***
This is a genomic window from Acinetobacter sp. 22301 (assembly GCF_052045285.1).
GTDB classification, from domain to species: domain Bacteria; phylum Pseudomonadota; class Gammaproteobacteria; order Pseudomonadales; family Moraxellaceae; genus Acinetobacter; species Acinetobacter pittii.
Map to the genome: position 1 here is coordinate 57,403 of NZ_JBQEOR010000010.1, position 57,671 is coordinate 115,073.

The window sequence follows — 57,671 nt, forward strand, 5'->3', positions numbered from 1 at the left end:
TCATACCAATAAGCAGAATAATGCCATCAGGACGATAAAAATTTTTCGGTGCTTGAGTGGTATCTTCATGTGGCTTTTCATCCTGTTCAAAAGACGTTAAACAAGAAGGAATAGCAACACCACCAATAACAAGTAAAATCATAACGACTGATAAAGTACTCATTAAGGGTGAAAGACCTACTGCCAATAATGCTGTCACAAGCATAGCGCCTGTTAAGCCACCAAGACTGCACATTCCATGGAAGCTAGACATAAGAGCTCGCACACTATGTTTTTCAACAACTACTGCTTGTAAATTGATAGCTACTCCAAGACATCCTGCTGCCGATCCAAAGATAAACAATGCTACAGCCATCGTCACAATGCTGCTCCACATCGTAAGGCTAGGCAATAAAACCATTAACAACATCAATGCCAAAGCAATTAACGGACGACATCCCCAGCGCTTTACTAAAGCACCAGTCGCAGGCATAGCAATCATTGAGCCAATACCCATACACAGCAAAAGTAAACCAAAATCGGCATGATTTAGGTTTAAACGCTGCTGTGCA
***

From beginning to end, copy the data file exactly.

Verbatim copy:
This is a genomic window from Acinetobacter sp. 22301 (assembly GCF_052045285.1).
GTDB classification, from domain to species: domain Bacteria; phylum Pseudomonadota; class Gammaproteobacteria; order Pseudomonadales; family Moraxellaceae; genus Acinetobacter; species Acinetobacter pittii.
Map to the genome: position 1 here is coordinate 57,403 of NZ_JBQEOR010000010.1, position 57,671 is coordinate 115,073.

The window sequence follows — 57,671 nt, forward strand, 5'->3', positions numbered from 1 at the left end:
TCATACCAATAAGCAGAATAATGCCATCAGGACGATAAAAATTTTTCGGTGCTTGAGTGGTATCTTCATGTGGCTTTTCATCCTGTTCAAAAGACGTTAAACAAGAAGGAATAGCAACACCACCAATAACAAGTAAAATCATAACGACTGATAAAGTACTCATTAAGGGTGAAAGACCTACTGCCAATAATGCTGTCACAAGCATAGCGCCTGTTAAGCCACCAAGACTGCACATTCCATGGAAGCTAGACATAAGAGCTCGCACACTATGTTTTTCAACAACTACTGCTTGTAAATTGATAGCTACTCCAAGACATCCTGCTGCCGATCCAAAGATAAACAATGCTACAGCCATCGTCACAATGCTGCTCCACATCGTAAGGCTAGGCAATAAAACCATTAACAACATCAATGCCAAAGCAATTAACGGACGACATCCCCAGCGCTTTACTAAAGCACCAGTCGCAGGCATAGCAATCATTGAGCCAATACCCATACACAGCAAAAGTAAACCAAAATCGGCATGATTTAGGTTTAAACGCTGCTGTGCA